It has become common wisdom that greed on Wall Street is a primary culprit, if not the sole culprit, for current financial instability. Those investment bankers have figured out how to get politicians to make main street pay for their overindulgence. And it isn’t fair that we all suffer for their greed.

The Wages of Sin, GM-style

As Congress considers throwing your money at General Motors, a fact oft mentioned in bailout or bankruptcy discussions is that labor costs GM something more than $70 per hour. The relevant idea beneath the talk is that labor is too expensive compared to GM’s competitors. A less-relevant idea beneath repeating the talking point is that autoworkers make too much compared to labor in other industries.

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Schadenfreude

For those who agree that the US shouldn’t buy oil from countries that don’t like us very much, there’s good news. The huge, sudden collapse of the price of crude is hitting those countries hard.

Putin is trying to talk the Russian economy away from the edge, Iran might not be able to buy gasoline (they export oil but import refined products), and Chavez might end up swinging from a lamppost.

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Stimulating Language

There seems a wide consensus that last spring’s fiscal stimulus plan didn’t work. Americans used their $600–1200 rebate checks to pay down debt rather than buy more goodies. But why, this time, did the government fail to achieve its intended outcome?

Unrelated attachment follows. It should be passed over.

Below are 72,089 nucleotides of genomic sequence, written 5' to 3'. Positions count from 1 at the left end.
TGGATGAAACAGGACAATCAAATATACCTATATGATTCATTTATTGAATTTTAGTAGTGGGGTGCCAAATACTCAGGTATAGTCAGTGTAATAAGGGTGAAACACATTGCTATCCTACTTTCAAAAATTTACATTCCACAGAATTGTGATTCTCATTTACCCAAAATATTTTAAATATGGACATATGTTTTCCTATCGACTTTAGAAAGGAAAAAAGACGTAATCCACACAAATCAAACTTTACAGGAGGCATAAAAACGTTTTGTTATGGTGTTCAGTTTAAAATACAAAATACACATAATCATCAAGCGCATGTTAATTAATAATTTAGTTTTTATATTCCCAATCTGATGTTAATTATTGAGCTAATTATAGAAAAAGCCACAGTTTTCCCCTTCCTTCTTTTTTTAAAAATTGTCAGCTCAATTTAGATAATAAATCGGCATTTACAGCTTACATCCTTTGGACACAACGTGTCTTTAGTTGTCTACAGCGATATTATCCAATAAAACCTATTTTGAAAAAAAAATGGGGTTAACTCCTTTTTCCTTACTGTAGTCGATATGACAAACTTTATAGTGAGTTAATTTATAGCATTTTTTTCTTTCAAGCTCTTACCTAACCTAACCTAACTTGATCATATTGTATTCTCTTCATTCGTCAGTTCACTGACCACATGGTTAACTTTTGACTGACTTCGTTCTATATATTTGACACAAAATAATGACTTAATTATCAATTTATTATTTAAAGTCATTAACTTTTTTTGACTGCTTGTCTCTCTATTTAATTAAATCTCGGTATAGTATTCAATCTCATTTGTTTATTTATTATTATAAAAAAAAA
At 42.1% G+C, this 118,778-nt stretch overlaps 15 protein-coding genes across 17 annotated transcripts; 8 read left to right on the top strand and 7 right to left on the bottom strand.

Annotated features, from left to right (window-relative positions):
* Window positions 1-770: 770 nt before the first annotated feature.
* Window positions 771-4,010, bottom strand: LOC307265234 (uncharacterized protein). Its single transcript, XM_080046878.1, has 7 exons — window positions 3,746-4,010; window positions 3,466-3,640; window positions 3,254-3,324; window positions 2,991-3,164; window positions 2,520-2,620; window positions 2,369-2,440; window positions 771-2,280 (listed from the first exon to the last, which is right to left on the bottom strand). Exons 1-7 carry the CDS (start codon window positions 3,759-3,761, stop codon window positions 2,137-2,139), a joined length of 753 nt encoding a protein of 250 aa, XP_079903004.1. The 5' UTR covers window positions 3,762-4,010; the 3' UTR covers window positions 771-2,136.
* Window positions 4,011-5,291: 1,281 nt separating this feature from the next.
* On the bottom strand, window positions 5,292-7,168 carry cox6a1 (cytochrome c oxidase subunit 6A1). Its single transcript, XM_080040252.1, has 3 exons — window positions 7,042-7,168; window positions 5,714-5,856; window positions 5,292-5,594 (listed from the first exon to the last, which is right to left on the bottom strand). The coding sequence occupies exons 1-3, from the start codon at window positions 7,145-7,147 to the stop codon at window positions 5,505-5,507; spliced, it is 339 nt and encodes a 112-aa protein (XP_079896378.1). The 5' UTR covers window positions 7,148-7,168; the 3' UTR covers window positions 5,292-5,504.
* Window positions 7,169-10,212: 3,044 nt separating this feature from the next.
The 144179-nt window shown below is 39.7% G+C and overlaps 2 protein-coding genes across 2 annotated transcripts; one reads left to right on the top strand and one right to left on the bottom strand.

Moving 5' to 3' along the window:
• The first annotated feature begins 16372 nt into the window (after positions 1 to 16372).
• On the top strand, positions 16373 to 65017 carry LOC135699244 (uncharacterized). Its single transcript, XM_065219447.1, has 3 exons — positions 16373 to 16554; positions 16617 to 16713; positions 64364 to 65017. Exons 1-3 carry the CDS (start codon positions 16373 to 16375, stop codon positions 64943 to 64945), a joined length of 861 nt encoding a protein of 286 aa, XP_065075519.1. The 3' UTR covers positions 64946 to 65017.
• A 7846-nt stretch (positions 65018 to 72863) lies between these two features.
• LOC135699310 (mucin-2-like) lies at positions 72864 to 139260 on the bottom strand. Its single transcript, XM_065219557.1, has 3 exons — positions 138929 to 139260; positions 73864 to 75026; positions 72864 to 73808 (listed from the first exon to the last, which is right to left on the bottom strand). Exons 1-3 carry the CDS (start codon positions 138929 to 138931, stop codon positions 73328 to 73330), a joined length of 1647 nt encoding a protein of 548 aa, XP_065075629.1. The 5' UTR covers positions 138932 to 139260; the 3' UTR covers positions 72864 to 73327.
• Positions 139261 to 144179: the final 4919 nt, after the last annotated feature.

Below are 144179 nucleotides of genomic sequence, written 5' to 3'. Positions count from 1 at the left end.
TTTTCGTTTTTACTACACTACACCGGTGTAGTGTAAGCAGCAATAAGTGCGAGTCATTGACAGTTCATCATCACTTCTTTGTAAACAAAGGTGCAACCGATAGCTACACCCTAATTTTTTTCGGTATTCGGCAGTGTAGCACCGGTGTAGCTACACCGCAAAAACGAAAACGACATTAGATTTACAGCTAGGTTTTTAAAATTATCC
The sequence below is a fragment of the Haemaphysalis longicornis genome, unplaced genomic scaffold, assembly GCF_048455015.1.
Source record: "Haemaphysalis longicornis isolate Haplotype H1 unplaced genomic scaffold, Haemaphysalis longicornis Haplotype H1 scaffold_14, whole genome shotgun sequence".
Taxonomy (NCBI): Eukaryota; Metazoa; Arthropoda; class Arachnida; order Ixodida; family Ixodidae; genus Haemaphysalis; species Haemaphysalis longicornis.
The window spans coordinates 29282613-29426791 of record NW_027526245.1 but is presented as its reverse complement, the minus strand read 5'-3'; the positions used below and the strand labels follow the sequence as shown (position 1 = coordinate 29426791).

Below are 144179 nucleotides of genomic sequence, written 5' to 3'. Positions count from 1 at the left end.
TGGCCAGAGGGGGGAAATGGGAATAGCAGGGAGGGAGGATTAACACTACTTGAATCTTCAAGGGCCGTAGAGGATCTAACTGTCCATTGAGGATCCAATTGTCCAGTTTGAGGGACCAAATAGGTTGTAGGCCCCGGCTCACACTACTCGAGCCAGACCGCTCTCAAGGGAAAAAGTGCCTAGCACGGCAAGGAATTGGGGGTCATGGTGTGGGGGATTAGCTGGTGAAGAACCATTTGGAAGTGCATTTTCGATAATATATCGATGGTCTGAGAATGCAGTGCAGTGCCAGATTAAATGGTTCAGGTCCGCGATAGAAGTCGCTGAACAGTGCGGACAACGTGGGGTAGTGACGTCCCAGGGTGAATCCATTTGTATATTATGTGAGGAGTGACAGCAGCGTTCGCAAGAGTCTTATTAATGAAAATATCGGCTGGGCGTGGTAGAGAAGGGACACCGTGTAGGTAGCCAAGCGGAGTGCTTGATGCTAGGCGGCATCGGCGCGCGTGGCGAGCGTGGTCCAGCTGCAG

They used the wrong word. Had it been called a “bonus” instead of a “rebate”, people would have regarded the money differently.

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Don’t Panic Yet

We’ve seen another round of sour economic headlines. Unemployment is up to 6.5%, retail sales were down 2.8% in October and 4.1% year-over-year. General Motors is headed toward zero dollars per share. Even Walmart, although reporting greater than expected profit for the most recent quarter, warned that next quarter will likely come in below projections.

Is it time to panic? Let’s look at some data not making headlines.

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Half-Blind Bus Drivers

What moves the markets? An answer to this question is offered after every daily news report on the status of the Dow Jones Industrial Average. We are told the market moved as it did due to, “Jitters over unemployment figures”, “anticipation of a Fed rate cut”, “profit-taking”, “surprising earnings from Company X”. Sometimes they can’t invent a reason and say the markets, “shrugged off” whatever was supposed to be important.

Worse than Iraq

The rush to hand US banks a $700B $850B bailout has been compared to a popular perception of the invasion of Iraq. After years of complaints that Bush lied, pundits not only believed he was telling a truth about a dire crisis, but joined him in urging a huge immediate response.